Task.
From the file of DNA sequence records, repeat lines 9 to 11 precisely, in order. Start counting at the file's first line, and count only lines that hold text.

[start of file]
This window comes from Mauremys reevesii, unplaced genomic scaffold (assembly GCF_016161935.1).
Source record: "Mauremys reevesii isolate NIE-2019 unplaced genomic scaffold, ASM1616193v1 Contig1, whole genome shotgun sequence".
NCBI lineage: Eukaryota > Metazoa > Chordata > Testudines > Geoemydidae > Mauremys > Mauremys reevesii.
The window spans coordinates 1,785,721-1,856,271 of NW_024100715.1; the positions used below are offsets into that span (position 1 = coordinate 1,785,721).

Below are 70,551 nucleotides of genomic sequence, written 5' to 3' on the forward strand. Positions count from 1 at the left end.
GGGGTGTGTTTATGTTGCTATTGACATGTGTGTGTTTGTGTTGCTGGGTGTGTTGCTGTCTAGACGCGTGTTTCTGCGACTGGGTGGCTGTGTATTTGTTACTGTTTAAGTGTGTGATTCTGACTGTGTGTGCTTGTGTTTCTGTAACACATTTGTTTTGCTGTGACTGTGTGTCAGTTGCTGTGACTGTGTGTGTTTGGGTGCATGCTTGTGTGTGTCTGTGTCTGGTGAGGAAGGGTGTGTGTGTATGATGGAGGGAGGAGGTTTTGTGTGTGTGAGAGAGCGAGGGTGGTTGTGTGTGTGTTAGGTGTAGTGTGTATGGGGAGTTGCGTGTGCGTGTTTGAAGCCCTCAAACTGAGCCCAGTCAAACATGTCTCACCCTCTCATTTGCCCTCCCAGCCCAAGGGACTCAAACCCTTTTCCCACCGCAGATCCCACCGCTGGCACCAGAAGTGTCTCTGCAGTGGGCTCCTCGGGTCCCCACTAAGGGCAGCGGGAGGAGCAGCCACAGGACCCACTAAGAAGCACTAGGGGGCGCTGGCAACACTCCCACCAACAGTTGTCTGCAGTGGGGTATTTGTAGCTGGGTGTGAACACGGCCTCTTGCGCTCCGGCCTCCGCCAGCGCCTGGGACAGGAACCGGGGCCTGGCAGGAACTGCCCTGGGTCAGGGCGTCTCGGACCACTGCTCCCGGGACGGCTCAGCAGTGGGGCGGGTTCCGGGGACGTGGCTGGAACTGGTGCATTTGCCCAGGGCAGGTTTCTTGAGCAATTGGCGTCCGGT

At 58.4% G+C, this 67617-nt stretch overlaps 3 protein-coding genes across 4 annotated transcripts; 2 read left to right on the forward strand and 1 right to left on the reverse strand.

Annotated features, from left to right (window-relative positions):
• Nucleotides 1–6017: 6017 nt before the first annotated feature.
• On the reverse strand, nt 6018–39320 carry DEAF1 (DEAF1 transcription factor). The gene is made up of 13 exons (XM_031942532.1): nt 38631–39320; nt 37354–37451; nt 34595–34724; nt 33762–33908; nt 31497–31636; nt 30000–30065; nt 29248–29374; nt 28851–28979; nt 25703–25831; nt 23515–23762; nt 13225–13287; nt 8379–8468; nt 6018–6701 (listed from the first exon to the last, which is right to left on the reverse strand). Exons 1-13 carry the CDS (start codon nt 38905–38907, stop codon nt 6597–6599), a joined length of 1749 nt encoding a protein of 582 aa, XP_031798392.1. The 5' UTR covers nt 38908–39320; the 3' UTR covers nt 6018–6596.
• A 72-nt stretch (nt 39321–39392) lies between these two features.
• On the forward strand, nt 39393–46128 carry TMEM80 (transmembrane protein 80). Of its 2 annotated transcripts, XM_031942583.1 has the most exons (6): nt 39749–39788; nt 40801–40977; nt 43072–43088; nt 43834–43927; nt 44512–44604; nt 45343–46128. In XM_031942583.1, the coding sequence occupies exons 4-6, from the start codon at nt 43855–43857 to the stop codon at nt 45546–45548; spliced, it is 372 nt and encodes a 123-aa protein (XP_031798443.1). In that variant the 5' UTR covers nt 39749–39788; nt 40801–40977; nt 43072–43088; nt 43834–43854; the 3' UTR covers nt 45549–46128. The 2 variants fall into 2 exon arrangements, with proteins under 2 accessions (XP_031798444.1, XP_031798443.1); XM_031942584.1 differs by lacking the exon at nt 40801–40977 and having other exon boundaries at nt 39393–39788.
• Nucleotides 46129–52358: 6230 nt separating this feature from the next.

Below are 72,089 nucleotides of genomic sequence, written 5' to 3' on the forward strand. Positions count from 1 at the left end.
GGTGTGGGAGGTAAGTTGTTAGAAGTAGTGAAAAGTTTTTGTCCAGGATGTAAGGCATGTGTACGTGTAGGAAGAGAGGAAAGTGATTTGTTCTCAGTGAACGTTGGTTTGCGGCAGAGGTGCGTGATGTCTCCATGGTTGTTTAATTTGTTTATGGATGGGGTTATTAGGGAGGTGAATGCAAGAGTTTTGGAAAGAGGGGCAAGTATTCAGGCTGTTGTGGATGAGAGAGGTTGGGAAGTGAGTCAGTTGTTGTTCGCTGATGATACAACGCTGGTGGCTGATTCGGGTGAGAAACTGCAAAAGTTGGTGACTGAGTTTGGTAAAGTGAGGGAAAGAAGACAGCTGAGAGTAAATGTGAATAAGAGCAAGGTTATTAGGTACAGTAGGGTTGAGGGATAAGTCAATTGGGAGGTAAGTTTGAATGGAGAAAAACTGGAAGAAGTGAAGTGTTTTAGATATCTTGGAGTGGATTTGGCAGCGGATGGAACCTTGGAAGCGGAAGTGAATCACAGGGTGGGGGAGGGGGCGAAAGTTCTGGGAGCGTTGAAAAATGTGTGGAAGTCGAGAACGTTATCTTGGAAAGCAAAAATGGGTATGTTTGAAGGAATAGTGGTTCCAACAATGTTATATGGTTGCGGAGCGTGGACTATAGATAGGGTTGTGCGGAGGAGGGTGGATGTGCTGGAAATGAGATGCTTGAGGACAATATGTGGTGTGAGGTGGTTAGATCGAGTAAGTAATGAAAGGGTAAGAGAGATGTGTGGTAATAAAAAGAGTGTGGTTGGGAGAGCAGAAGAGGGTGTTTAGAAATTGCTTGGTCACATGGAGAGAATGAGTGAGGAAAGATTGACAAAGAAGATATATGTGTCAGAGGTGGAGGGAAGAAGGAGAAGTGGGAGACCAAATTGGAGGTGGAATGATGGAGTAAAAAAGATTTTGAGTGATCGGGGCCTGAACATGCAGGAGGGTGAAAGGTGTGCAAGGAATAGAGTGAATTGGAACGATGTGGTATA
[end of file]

• Nucleotides 1–6017: 6017 nt before the first annotated feature.
• On the reverse strand, nt 6018–39320 carry DEAF1 (DEAF1 transcription factor). The gene is made up of 13 exons (XM_031942532.1): nt 38631–39320; nt 37354–37451; nt 34595–34724; nt 33762–33908; nt 31497–31636; nt 30000–30065; nt 29248–29374; nt 28851–28979; nt 25703–25831; nt 23515–23762; nt 13225–13287; nt 8379–8468; nt 6018–6701 (listed from the first exon to the last, which is right to left on the reverse strand). Exons 1-13 carry the CDS (start codon nt 38905–38907, stop codon nt 6597–6599), a joined length of 1749 nt encoding a protein of 582 aa, XP_031798392.1. The 5' UTR covers nt 38908–39320; the 3' UTR covers nt 6018–6596.
• A 72-nt stretch (nt 39321–39392) lies between these two features.